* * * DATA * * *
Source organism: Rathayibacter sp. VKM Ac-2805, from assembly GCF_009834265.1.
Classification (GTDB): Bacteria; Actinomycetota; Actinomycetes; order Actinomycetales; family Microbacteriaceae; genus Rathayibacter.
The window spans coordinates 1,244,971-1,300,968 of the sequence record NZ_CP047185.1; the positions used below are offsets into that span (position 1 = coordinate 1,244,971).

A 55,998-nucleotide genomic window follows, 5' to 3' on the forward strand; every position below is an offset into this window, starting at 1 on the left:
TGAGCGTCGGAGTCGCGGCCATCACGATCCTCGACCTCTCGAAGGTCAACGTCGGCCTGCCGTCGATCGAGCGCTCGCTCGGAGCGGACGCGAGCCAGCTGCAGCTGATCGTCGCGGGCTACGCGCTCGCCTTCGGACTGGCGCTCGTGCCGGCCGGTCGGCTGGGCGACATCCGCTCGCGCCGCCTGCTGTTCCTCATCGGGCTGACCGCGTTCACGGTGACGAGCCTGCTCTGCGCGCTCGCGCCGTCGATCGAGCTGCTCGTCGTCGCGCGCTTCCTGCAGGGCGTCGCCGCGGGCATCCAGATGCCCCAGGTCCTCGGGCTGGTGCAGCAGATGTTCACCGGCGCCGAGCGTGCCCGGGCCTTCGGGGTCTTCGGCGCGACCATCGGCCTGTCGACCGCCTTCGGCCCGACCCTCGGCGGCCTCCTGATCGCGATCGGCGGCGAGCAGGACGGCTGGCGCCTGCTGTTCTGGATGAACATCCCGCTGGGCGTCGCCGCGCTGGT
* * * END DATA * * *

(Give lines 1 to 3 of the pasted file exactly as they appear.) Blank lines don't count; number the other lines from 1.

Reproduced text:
Source organism: Rathayibacter sp. VKM Ac-2805, from assembly GCF_009834265.1.
Classification (GTDB): Bacteria; Actinomycetota; Actinomycetes; order Actinomycetales; family Microbacteriaceae; genus Rathayibacter.
The window spans coordinates 1,244,971-1,300,968 of the sequence record NZ_CP047185.1; the positions used below are offsets into that span (position 1 = coordinate 1,244,971).